If you work for an employer, you likely think about paying your taxes once a year. When you start earning money for yourself, however, everything changes. Although tax returns are only due once a year, the IRS wants you to pay your taxes on a much more frequent basis. As a result, most self-employed people need to pay estimated quarterly tax payments to the IRS. Estimated taxes can also apply to people who aren’t self-employed, but earn income that doesn’t have tax withheld by an employer (such as rental properties, dividends, interest, etc).
The name of these taxes, quarterly estimated taxes, is a mouthful but it’s pretty straightforward. They’re calculated based on your estimated revenue and tax liability, and they’re paid once every quarter.
Here are the key facts that every new entrepreneur should know about federal estimated taxes. State tax requirements vary widely, so check with your state tax department to get the full scoop for your situation.
- Do I need to make quarterly estimated tax payments?
- How do I calculate estimated tax payments?
- When and how do I make quarterly tax payments?
Do I need to make quarterly estimated tax payments?
If you earn income that doesn’t have tax withheld by an employer, you likely are required to make quarterly tax payments to the IRS. There are two possible exceptions, however.
The first exception is fairly rare, and it only applies if you meet all of the following criteria:
- You didn’t have any tax liability in the previous year (meaning your total tax was zero or you didn’t have to file a return)
- You were a U.S. citizen or resident for the whole year
- Your previous tax year was 12 months long
The other exception is considerably more common. If you will owe less than $1,000 in taxes at the end of the year, after you subtract your other withholdings and credits, you aren’t required to pay estimated taxes each quarter. For example, this exception may apply if you only earn a small amount from your business, or if you earn the bulk of your income from an employer who withholds enough to pay taxes on all your income (including your business income).
How do I calculate the amounts owed?
Before you can answer that question, you have to answer this one: Do you want to prevent yourself from owing taxes on April 15, or do you simply want to avoid paying a penalty to the IRS for underpayment?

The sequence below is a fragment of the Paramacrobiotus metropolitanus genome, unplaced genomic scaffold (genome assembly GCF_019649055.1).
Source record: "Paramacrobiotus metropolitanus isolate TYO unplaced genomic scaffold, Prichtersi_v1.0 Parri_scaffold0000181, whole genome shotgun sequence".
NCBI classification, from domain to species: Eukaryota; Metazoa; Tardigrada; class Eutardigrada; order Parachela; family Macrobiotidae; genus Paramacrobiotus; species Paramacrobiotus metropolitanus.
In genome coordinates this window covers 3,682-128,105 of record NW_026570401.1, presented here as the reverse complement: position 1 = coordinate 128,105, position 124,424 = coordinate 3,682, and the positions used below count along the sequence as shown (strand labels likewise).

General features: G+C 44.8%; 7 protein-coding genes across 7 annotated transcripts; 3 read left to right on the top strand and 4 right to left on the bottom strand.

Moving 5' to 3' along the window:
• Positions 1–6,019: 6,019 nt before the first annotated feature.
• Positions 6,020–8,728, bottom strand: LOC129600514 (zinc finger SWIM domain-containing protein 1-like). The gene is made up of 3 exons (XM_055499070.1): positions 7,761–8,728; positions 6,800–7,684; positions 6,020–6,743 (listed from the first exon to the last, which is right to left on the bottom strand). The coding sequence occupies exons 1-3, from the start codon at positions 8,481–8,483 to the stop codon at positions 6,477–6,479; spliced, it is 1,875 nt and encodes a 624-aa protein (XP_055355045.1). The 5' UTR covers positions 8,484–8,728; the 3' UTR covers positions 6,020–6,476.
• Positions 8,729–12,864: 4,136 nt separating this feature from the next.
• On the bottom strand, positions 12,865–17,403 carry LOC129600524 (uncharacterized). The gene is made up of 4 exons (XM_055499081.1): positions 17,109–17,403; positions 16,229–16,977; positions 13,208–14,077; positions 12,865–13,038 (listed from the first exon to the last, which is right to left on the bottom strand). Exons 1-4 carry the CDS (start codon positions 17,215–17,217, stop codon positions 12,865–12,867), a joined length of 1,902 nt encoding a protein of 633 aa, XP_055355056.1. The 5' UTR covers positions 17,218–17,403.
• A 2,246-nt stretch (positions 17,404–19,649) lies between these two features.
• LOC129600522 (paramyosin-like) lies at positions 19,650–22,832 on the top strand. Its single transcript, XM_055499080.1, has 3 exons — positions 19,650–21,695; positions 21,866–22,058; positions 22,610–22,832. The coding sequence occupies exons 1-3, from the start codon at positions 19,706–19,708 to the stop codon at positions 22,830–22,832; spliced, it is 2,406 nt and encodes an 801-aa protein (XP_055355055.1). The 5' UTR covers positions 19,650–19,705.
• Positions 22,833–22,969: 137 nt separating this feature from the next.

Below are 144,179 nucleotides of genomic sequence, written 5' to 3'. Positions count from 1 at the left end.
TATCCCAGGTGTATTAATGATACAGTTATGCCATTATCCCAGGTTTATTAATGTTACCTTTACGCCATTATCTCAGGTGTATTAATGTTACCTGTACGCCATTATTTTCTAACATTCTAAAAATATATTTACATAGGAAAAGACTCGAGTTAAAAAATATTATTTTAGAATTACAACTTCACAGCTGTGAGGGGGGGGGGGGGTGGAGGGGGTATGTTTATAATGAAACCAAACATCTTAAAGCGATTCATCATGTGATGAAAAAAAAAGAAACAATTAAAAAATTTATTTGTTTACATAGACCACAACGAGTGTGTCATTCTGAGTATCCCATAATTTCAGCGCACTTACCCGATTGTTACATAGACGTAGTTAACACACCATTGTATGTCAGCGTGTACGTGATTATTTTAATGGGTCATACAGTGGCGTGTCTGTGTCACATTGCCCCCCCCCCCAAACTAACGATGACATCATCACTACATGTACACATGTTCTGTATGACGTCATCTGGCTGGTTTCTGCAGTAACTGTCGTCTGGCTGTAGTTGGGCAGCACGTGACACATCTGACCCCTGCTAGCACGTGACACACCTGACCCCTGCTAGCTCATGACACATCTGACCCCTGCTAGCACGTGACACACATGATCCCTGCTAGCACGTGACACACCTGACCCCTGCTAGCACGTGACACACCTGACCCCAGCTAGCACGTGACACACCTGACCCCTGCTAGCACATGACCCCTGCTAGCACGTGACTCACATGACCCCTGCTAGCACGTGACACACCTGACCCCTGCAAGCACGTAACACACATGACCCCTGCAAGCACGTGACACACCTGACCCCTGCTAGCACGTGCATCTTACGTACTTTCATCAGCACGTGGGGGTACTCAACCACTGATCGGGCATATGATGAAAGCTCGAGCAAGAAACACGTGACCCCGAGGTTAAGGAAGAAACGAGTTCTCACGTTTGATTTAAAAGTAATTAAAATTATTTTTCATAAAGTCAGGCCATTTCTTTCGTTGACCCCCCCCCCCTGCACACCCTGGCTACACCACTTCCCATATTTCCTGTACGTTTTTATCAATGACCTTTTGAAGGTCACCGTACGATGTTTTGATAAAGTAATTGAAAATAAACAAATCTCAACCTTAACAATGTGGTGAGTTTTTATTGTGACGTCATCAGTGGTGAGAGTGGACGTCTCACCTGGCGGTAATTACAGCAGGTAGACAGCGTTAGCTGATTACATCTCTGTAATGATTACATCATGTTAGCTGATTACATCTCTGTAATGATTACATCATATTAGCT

If your goal is to avoid paying a penalty to the IRS, you don’t need to worry too much about the calculations. That’s because the IRS has a series of rules, commonly called “safe harbor rules” that allow most taxpayers to avoid the underpayment penalty if any of the following are true:
You owe less than $1,000 in tax after subtracting your withholdings and credits.
And you pay at least 90% of the tax for your current year.
You pay at least 100% of the tax liability shown on your tax return for the prior year. (Special rules apply if at least two-thirds of your income is from farming or fishing, or if your income is above a certain level.)
Since that’s a whole lot of tax jargon, let’s look at an example. Let’s say it’s your third year in business, and your revenue has grown substantially. If you earned $50,000 last year and ended up paying $10,000 in taxes, you only have to pay $10,000 in estimated taxes even if your revenue has increased to $75,000.
This approach simplifies the math involved quite a lot, but just paying enough to avoid a penalty won’t prevent you from ending up with an unexpected bill when you do file your yearly return. To revisit the example above, let’s say your tax liability is now $16,000. If you only paid enough to avoid the penalty ($10,000), you’ll need to come up with another $6,000 when you file your yearly tax return.
If you want and avoid owing more tax at the end of the year, you’ll need to estimate your tax liability as accurately as possible.
You can get help from an accountant, or if you’d like to handle this task yourself, you can use the IRS Estimated Tax Package (which includes the form, instructions, and other information you need). You can also use tax preparation software that’s designed for small businesses; most of these services offer calculators and tools specifically for handling estimated taxes.
When and how do I make quarterly tax payments?
Quarterly estimated taxes are due four times a year, but they aren’t evenly spaced. Here are the payment deadlines for the 2019 tax year:
- April 15, 2019
- June 17, 2019
- September 16, 2019
- January 17, 2020
You can reference these dates on the IRS website here. When you’re ready to make a quarterly payment, you can do so online, either with a credit card or by giving the IRS your bank account and routing number. You can also mail in a check or pay by phone.
Chelsea Hoffer is a writer at Azlo, an online banking solution for entrepreneurs, where she gathers and shares knowledge about building successful businesses.
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Disclaimer – This content is for informational purposes only and does not constitute tax, accounting, legal, or other professional advice. Please do not rely on this content for any specific purpose without obtaining personalized professional advice.